I was interviewed by Slate.com and all I got were some further thoughts I’d like to share with you

 May 14, 2014

By  Casey Berman


As some of you may know, I was interviewed for yesterday’s feature on Slate.com titled “You Can Do Anything With a Law Degree: That’s what everyone says. Turns out everyone’s wrong.” (read it here)

The article explores the misconceptions around the perceived broad usability of a law degree. Writer Jim Saksa (former-lawyer-turned-freelance-writer) encourages readers to critically assess as best they can if law school is the ideal path for each of them. He also explores the difficulties lawyers face in making a career shift and securing non-legal jobs. At press time, the article is one of the “Most Read” on Slate.com and has over 600 comments. I am excited to be included and I applaud Jim for bringing awareness around this topic.

I did a careful reading of the article and while a lot of points resonate with me, I also wanted to highlight some viewpoints that I feel are important for us to get our arms around to inform our progress as we explore leaving the law behind.

1. Hiring managers hate us. A hiring manager quoted in the article expresses a commonly held belief that lawyers are not ideal hires for non-legal positions. She says that going to law school is “lost time” and that “Whatever you learned in law school is not useful to what [companies] need. So every other candidate has three years on you.”

If we haven’t already, we must come to terms with the fact that this is the opinion of some hiring managers. But the imperative word here is “some”. Not all feel this way. And those that do subscribe to this notion do their companies a disservice: We lawyers have a phenomenal set of skills that is highly transferable to non-legal jobs. The know-how we learned in law school and have refined as lawyers (client management, upselling, issue spotting, public speaking, clear and precise writing, interpersonal skills, empathy, dedication, persuasive argument, leadership, objective reasoning, meeting deadlines, compliance) is very useful to companies, non profits and many other non-legal entities. While this hiring manager is entitled to her opinion, I really think she’s missing the boat on this one. And as we explore leaving the law, it is very important that we be informed, but not dissuaded, by naysaying hiring managers who have some issue with lawyers. Let’s not worry about them because …

2. In getting a non-legal job, we’re going to win over (or side step) the hiring manager altogether. An the article, a law school grad now working as a compliance analyst is quoted as saying “In my experience hunting for a nonlegal job, your J.D. hurts more than it helps.” He says that if he didn’t have a friend who worked at the company, “my résumé would have gone right into the garbage can.”

He’s absolutely right, the job likely would have been a long shot for him. But not necessarily because he has a JD, but because most really good jobs people find nowadays are not through sending a blind resume to a hiring manager, but through friends, contacts and other warm leads (what is also known as the informal job market, see it on CNN and NPR). That’s why one of the main goals of networking and job searching and Unique Genius exploring and resume repositioning is to not pigeon hole ourselves so the hiring manager is the sole gate keeper to any job, but rather to have done the up front leg work, to have done so much research about a non-legal job we like, to have made so many connections at a company we like through networking and informational interviews, to feel really good about the work we’ve done on our Unique Genius that our skill set is transferable to this particular (non legal) job, to be at such a confident and momentous point in our path to leave the law that our whole personal picture and professional narrative can easily withstand (or make moot) any objection from a hiring manager.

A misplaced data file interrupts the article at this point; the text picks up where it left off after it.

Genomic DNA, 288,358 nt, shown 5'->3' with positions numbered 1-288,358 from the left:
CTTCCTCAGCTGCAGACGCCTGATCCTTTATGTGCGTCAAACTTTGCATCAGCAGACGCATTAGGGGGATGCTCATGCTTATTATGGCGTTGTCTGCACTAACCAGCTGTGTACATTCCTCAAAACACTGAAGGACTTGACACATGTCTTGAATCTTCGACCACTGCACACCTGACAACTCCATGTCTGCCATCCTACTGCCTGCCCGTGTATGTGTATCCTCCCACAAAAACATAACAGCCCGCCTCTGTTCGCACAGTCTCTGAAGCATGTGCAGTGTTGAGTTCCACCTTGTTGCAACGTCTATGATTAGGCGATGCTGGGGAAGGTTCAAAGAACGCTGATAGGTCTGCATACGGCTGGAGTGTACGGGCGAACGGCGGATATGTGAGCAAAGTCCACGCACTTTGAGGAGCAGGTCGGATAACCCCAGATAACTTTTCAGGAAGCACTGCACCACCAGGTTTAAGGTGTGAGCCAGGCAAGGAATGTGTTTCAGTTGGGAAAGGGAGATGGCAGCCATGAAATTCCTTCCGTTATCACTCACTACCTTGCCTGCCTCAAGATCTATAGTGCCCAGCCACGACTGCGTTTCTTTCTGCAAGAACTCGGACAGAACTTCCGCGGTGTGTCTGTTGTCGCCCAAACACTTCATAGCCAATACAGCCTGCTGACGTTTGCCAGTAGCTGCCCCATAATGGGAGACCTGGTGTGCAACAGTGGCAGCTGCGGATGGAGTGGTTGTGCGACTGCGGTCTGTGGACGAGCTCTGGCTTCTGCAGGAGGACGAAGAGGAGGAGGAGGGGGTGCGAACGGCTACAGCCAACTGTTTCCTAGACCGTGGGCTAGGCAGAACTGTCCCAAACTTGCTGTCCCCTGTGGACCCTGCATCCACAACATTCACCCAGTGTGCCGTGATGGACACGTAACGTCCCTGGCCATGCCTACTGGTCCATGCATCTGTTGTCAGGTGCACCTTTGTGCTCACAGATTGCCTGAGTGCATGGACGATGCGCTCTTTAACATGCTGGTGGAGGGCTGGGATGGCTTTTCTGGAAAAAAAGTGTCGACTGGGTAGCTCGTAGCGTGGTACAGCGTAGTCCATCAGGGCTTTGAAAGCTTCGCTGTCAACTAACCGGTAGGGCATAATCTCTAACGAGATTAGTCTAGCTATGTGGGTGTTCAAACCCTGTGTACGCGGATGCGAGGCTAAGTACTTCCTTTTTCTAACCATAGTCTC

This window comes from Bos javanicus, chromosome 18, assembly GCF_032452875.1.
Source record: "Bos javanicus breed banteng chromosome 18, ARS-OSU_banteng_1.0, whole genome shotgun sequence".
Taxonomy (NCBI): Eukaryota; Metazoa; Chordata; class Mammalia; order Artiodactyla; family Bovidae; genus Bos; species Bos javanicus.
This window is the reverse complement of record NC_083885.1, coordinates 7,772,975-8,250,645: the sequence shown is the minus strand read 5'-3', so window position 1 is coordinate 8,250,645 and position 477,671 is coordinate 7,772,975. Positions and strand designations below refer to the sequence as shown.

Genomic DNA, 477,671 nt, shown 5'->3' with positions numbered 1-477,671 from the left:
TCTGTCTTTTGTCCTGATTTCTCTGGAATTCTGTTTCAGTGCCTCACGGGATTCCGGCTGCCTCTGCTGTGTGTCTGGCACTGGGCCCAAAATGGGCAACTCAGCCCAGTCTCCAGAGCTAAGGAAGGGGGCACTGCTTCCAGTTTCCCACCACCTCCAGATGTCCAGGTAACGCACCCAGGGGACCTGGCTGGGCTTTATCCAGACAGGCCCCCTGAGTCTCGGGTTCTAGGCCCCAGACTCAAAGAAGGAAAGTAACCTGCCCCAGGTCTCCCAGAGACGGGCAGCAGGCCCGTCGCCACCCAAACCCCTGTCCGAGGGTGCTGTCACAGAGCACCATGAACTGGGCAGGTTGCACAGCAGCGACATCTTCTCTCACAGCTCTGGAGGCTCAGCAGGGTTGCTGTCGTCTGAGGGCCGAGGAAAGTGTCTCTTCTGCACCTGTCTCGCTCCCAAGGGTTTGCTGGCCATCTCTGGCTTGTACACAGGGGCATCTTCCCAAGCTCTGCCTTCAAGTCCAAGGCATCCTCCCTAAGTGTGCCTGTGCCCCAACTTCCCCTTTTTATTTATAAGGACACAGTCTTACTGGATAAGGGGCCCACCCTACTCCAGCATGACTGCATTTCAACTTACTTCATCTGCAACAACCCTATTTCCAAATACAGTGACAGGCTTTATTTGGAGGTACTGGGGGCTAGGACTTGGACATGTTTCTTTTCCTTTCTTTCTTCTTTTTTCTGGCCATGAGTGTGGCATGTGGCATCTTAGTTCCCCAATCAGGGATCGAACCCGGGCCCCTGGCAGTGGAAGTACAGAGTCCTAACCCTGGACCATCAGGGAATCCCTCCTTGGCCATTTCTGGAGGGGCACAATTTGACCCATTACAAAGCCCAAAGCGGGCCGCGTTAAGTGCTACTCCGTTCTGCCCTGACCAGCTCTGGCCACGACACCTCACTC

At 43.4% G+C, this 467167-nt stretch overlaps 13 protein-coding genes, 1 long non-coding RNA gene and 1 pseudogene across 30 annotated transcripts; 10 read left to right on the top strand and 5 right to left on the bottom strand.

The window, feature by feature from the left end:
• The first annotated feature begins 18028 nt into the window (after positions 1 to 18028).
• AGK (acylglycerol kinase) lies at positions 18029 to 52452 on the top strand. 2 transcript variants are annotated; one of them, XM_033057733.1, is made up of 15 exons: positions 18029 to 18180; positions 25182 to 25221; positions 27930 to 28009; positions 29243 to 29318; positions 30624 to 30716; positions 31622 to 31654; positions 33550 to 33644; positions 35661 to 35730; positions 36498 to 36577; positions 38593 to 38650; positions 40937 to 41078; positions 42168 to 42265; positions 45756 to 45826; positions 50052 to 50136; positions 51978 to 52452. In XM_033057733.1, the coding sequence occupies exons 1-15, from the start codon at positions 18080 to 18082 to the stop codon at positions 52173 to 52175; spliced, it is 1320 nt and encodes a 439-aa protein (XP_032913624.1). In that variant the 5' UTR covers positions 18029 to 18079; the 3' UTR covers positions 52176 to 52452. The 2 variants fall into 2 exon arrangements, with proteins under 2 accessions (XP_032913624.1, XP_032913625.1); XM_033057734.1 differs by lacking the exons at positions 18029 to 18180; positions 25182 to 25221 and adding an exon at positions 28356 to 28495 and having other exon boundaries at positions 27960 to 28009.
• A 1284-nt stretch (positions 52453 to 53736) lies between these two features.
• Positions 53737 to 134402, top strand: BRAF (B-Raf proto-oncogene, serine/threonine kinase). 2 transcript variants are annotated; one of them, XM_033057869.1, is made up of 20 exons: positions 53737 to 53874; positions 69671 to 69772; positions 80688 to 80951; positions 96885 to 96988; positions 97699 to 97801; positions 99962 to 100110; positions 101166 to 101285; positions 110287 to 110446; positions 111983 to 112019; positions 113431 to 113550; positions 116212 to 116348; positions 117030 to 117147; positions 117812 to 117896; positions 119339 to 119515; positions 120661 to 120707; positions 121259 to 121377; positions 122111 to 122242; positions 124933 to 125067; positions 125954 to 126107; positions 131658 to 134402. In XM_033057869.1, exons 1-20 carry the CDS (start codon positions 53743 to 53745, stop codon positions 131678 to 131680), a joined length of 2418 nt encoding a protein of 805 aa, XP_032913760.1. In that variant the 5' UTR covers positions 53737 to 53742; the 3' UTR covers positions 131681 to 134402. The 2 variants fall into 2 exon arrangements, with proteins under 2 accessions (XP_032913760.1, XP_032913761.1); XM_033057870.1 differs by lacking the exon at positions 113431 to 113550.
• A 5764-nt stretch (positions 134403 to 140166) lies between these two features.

It’s a lot of work, but no disagreeable hiring manager is going to stand in our way.

3. It’s easy to answer the question “So tell me why don’t you want to practice the law?” This can be a tricky question. Many of us didn’t think critically about going to law school … we just did it (I was a Jewish kid who didn’t like blood … ergo … go to law school!) And then years later we end up unhappy in a job as a lawyer because we realized too late that we really aren’t that good at, nor enjoy doing, what a legal job description requires.

Ironically, the same goes with leaving the law. We know we’re unhappy, and we want to do something, we really, really want to do something, but we don’t know what to do, and more importantly, we may not know why. We know we’re unhappy, but since we often times haven’t thought that critically about it, it can be difficult for us to verbalize why we’re unhappy. So when we’re asked the question “So tell me why don’t you want to practice the law?” by a hiring manager, someone we’re networking with or our aunt at the family barbeque, we find ourselves somewhat stumped.

Here’s the response we can use and tailor as needed: “Ah yes, thank you for asking that question. It’s a real good one. And it’s one I’ve thought about a lot recently, and exploring the answer has really powered and energized my career search over the past few months, and I feel it has contributed to why I’m in front of you now, interviewing for this position. The reason why I don’t want to practice the law is because after three years of law school, after a number of years practicing as a lawyer, and after a thorough and patient and dedicated and fairly comprehensive exercise exploring my professional skills and strengths and identifying what I’m really good at, I feel very confident that my skill set is not in alignment with what is called for to practice law. To put it simply, being a lawyer is just not a fit for me.